‘Secret Service Dogs: The Heroes Who Protect the President of the United States’ Is a Fascinating Story of Canine Heroes

“Secret Service Dogs: The Heroes Who Protect the President of the United States” by Maria Goodavage is not just a book about a few impressive dogs. Goodavage interviews the handlers, as well as those who began the canine program in the Secret Service, and she shares the stories in a way that is incredibly fascinating, very touching, and very real.

The readers meet Hurricane, who “thrives on belly rubs.” Hurricane is the dog who became a hero when there was an intruder on the lawn of the White House.  His handler, Marshall, had to trust that Hurricane would pass by the other agents and get the intruder. In spite of being repeatedly


punched, he didn’t give up. When Hurricane finally got hold of one arm, another agent sent in his dog who took hold of the other arm — and the intruder finally gave up.


The story of Leth is perhaps the most touching in the book. Leth grew up in Cambodia when the Khmer Rouge terrorized the citizens. He and his family lost their house and suffered horribly. Leth had a dog who loved him and followed them in exile. And Leth’s love of dogs remained a part of him his whole life. He eventually worked his way into the U.S. Secret Service, and he talked to Goodavage about working with his dog to protect the president. “‘Every day I go to work I am proud of who and what I am working for,’ he says. ‘I came to this country with nothing, just one small backpack, did not know a word of English. America is my country.'”

The book shares some humorous moments, too. There is the time that President Reagan came to chat with the handlers and their dogs and “Marko was staring right up at the president, baring his canines.” Instead of holding tighter to the leash, which might indicate tension, McMillan relaxed, communicating to his dog that everything was all right. The president did not get bitten, much to the relief of everyone present.

There is a lot about the training of the dogs and how the handlers and dogs work and practice to keep up their skills. There is also a lot of information about the dogs who help keep the White House safe using their noses, not their brawn. When visitors enter the White House, there is a fan blowing air past them toward a dog stationed behind a screen. The dog is checking the air for any scent of forbidden or dangerous contraband.

In spite of their training, the dogs are not perfect. Roadee, one of the scent dogs, is a terror when left alone. One story tells of the family returning home after dinner out to find that “a snowmageddon had stormed through while they were out. The (dog bed) cover was shredded to snowflakey bits all over the room. The bed itself had been divested of much of its foam. Roadee looked at him with a piece of foam clinging to the side of his mouth.”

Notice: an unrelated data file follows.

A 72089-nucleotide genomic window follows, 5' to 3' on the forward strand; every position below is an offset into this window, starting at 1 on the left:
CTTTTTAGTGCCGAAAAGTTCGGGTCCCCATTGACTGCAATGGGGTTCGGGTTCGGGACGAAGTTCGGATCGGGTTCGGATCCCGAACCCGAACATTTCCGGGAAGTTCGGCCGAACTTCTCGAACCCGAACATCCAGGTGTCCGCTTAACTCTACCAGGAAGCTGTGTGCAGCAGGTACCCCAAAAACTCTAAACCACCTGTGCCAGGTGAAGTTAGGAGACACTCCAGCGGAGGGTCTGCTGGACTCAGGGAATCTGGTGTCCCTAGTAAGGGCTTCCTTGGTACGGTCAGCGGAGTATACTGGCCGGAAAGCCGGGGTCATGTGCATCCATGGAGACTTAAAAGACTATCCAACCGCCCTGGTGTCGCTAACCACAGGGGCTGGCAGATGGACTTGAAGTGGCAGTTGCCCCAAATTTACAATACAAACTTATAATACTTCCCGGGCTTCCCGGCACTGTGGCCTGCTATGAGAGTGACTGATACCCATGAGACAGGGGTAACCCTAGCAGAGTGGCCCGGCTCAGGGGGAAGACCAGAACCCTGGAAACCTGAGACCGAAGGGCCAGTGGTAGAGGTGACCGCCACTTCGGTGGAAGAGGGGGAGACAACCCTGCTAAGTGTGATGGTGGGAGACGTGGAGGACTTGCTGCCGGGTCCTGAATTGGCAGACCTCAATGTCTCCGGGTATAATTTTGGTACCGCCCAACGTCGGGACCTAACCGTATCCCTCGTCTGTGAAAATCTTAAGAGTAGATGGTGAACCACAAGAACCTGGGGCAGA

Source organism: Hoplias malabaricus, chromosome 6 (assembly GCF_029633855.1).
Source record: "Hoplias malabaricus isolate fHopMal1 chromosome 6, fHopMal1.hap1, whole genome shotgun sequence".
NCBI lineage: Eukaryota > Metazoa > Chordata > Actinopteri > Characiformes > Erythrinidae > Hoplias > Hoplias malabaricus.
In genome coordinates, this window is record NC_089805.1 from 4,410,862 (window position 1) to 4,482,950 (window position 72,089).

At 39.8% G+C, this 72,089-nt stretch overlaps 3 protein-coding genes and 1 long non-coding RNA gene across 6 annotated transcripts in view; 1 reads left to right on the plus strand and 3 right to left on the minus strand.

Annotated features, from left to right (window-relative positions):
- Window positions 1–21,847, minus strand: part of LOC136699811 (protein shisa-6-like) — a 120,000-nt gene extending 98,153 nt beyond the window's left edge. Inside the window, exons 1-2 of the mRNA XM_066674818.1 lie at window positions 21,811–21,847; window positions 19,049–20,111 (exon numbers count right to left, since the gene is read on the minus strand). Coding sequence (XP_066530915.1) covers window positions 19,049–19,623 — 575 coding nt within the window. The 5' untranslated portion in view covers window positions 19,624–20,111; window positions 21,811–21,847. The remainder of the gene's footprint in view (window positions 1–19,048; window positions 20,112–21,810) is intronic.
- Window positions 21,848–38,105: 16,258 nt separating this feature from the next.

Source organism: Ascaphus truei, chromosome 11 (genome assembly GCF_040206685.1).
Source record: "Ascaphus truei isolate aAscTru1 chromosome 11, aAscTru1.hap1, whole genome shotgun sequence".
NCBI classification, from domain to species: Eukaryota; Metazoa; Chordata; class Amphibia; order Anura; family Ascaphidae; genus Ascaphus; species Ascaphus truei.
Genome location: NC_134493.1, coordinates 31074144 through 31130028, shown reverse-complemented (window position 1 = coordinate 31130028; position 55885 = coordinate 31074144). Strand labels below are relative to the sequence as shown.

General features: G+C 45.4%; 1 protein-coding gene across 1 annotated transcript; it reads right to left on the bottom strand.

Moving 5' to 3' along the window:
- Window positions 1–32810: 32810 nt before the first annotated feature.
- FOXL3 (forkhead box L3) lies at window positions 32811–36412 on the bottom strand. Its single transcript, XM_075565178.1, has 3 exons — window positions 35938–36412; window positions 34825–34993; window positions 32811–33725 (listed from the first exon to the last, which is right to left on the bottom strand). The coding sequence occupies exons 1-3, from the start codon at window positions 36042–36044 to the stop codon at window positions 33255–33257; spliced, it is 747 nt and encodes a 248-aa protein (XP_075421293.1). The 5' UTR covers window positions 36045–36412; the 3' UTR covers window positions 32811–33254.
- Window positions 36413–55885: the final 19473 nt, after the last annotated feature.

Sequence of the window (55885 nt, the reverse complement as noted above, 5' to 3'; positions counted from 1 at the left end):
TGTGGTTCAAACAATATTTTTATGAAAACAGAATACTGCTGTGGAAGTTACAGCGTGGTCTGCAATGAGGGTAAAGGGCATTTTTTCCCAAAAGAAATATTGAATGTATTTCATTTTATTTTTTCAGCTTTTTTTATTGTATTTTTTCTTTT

Perhaps the most touching stories are about the dogs who have died or


almost died. Dyson is a liver-and-white springer spaniel who checks for explosives on people by walking along the sidewalks near the White House. Dyson almost died from heatstroke from playing ball with his handler, Nate, in a temperature that was in the mid-80s. Dyson lived because Nate recognized that something was wrong with Dyson, took his temperature (it was 108), and immediately cooled him down. But in spite of the quick action, Dyson almost died. He still is carefully monitored to make sure that he doesn’t get overly heated.

This book is riveting. Goodavage doesn’t just tell one story and then move on to the next story. She intertwines them and introduces a handler and his (or her) dog, then returns to their story later. It’s a nonfiction book that reads like an exciting novel –it’s brilliant.

Please note: This review is based on the final hardcover book provided by the publisher, Dutton, for review purposes.

Pamela Kramer

​Animal lover and rescuer. Lives with 4 cats, 4 dogs, 1 bird, 2 frogs and usually one foster animal (and very understanding husband). Reviews books (especially about animals) and educates children about compassion toward animals. Former household animals include rabbits, rats, and other assorted creatures. Also writes at pamelakramer.com